FERC Warns Congress Grid Facing ‘Catastrophic’ Failure From Plant Closures, Renewables
On May 4, members of the Federal Energy Regulatory Commission delivered stark warnings to the members of the Senate Energy and Natural Resources Committee.
The agency’s acting chairman, Willie Phillips, told the senators, “We face unprecedented challenges to the reliability of our nation’s electric system.” [emphasis, links added]
FERC Commissioner Mark Christie echoed Phillips’ warning, saying the U.S. electric grid is “heading for a very catastrophic situation in terms of reliability.”
His colleague, Commissioner James Danly, averred that there is a “looming reliability crisis in our electricity markets.”
The commissioners pointed to several factors for the reliability crisis, including numerous coal plants that are being retired prematurely, insufficient pipeline capacity to assure natural gas can be delivered to power plants, insufficient high-voltage transmission capacity, and distortions in the electricity market caused by massive federal subsidies for weather-dependent renewables.
On the last point, Danly told the senators, “FERC has allowed the markets to fall prey to the price distorting and warping effects of subsidies and public policies that have driven the advancement of large quantities of intermittent renewable resources onto the electric system.”
In his written testimony, Danly went further, saying “Most of these market-distorting forces originate with subsidies — both state and federal — and from public policies that are otherwise designed to promote the deployment of non-dispatchable wind and solar assets or to drive fossil-fuel generators out of business as quickly as possible.”
Danly continued: “The subsidies available to renewable generators are so lucrative that, when participating in procurement auctions, they are able to offer at a price of zero instead of their actual cost. The market signal thereby created is that these new resources can be built for free, and thus the cost of power is also free. This, of course, is untrue, and the inevitable consequence is market-wide price suppression. The price suppression deprives other market participants of much-needed revenue, leading to the premature retirement of the dispatchable generators which have to offer into the market at their true costs in order to remain viable.”
During questioning of the FERC commissioners, the chairman of Senate ENR, Joe Manchin, the Democrat from West Virginia, asked all of the commissioners a simple question: can the electric grid as it exists today be reliable without coal-fired generation?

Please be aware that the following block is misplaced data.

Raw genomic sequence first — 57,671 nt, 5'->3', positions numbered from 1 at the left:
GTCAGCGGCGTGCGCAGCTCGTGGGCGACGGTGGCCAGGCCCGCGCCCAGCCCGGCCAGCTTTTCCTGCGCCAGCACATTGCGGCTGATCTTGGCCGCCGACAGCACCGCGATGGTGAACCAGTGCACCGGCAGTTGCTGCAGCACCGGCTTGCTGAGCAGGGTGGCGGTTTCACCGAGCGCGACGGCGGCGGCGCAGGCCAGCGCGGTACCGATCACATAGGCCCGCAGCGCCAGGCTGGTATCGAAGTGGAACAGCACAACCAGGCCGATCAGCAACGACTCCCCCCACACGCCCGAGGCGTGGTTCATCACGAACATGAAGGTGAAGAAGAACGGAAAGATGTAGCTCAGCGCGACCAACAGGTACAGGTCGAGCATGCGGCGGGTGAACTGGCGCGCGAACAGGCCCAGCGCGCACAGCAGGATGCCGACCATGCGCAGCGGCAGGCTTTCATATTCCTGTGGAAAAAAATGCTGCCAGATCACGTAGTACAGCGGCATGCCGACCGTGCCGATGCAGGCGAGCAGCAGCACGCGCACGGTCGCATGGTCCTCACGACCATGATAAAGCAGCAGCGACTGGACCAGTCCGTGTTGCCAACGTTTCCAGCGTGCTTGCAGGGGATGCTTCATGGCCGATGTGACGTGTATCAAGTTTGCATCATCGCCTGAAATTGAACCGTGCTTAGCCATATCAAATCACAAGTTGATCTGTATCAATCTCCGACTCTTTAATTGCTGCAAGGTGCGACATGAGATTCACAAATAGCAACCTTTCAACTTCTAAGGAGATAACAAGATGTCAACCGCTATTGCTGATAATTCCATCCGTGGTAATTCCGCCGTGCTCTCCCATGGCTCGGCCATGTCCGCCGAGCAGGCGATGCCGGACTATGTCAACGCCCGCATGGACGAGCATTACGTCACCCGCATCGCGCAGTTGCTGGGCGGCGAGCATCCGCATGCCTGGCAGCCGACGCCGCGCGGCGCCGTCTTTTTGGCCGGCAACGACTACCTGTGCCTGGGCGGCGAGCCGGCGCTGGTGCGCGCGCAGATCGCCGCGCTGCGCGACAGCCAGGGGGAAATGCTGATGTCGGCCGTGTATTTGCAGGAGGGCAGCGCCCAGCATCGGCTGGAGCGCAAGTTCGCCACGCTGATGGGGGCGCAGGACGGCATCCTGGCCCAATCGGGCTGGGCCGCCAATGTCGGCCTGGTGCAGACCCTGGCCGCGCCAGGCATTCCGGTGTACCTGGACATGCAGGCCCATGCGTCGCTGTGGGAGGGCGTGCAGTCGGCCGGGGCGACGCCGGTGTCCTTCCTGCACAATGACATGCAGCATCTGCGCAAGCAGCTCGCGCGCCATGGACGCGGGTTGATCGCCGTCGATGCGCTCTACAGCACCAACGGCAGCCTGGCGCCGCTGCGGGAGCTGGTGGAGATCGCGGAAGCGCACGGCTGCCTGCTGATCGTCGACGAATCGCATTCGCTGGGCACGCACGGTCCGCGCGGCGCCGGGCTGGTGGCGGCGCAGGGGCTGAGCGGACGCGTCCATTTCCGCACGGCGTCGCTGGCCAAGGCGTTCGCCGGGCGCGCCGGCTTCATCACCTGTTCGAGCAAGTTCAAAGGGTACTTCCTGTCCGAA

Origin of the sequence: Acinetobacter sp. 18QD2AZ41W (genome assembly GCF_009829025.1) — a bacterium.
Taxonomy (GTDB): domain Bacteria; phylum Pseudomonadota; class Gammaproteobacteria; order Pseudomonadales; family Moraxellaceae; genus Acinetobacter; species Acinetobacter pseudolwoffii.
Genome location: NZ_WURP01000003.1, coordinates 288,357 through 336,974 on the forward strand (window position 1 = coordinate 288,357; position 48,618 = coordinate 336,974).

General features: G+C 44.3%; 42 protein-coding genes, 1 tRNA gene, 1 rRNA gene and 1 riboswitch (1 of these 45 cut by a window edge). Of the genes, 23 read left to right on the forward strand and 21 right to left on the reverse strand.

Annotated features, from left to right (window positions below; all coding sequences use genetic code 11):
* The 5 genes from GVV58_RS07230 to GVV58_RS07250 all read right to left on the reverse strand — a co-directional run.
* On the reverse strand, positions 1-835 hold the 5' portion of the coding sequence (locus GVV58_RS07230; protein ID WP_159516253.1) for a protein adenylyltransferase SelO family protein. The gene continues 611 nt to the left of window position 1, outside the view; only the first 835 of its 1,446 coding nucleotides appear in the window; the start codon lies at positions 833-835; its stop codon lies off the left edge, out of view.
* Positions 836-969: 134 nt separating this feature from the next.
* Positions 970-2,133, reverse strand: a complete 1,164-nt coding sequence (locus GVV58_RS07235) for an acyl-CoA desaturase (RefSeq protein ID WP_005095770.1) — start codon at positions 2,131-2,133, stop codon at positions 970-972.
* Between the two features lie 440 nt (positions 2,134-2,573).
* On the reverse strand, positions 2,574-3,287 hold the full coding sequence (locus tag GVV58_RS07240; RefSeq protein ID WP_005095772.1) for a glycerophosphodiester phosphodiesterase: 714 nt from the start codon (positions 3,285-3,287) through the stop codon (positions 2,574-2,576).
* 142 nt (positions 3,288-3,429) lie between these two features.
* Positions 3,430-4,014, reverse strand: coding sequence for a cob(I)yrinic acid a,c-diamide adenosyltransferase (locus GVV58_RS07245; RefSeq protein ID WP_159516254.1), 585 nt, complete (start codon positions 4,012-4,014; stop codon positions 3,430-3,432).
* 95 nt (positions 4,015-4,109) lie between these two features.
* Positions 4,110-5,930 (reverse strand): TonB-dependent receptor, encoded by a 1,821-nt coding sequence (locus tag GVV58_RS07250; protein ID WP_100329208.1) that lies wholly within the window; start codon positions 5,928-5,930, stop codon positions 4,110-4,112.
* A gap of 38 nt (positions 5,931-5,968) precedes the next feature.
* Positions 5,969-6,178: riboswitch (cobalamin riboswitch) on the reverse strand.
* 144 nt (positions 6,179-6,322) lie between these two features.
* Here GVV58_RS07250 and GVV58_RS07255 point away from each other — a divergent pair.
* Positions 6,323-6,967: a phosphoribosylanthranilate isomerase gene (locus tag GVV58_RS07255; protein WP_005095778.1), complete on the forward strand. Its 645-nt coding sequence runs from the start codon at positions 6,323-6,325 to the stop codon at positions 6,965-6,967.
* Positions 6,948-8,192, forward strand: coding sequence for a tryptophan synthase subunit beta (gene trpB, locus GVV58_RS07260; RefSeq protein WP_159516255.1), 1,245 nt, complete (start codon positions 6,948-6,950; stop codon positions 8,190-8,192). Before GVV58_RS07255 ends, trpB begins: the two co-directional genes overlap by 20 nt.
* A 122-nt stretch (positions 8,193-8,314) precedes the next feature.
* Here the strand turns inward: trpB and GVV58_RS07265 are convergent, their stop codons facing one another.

All of the commissioners said no, with Christie saying “We need to keep coal for the foreseeable future.”
Exactly one week after that May 4 hearing, the Environmental Protection Agency announced a proposed rule that could force the closure of every coal-fired power plant in America as well as most of the natural gas plants if they cannot cut their emissions by 90%.
Here’s how Politico reported on it: The new rule will require “most fossil fuel power plants to slash their greenhouse gas pollution 90% between 2035 and 2040 — or shut down.”
Thus, at the same time, FERC commissioners are warning of catastrophic failures on the U.S. electric grid, the EPA under President Joe Biden wants to implement rules that could — repeat, could — force the closure of 90 percent of the hydrocarbon-fueled power plants in the country.
That would be catastrophic. Last year, hydrocarbon-fueled power plants in the U.S. generated 2,518 terawatt-hours of energy, which was about 59% of all the juice produced in the country. (Coal plants produced about 829 terawatt-hours and gas-fired generators produced 1,689 terawatt-hours.)
If we take 90% of the 2,518 terawatt-hours produced from coal and gas plants, we get 2,266 terawatt-hours of electricity per year.
As can be seen in the graphic above, the 2,266 terawatt-hours of energy that we generate from hydrocarbons every year is more than 10 times the amount of juice now being produced by all of the solar panels in the country.
It’s also more than five times more than what’s being produced by wind turbines, and nearly three times more than what’s being generated by all of our nuclear plants.
The EPA’s proposed rule hinges on the dubious claim that carbon capture and sequestration (CCS) is ready for prime time.
Politico reporter Alex Guillén explained that to “justify the size of those cuts, the agency says fossil fuel plants could capture their greenhouse gas emissions before they hit the atmosphere — a long-debated technology that no power plant in the U.S. uses now.”
Read rest at SubStack
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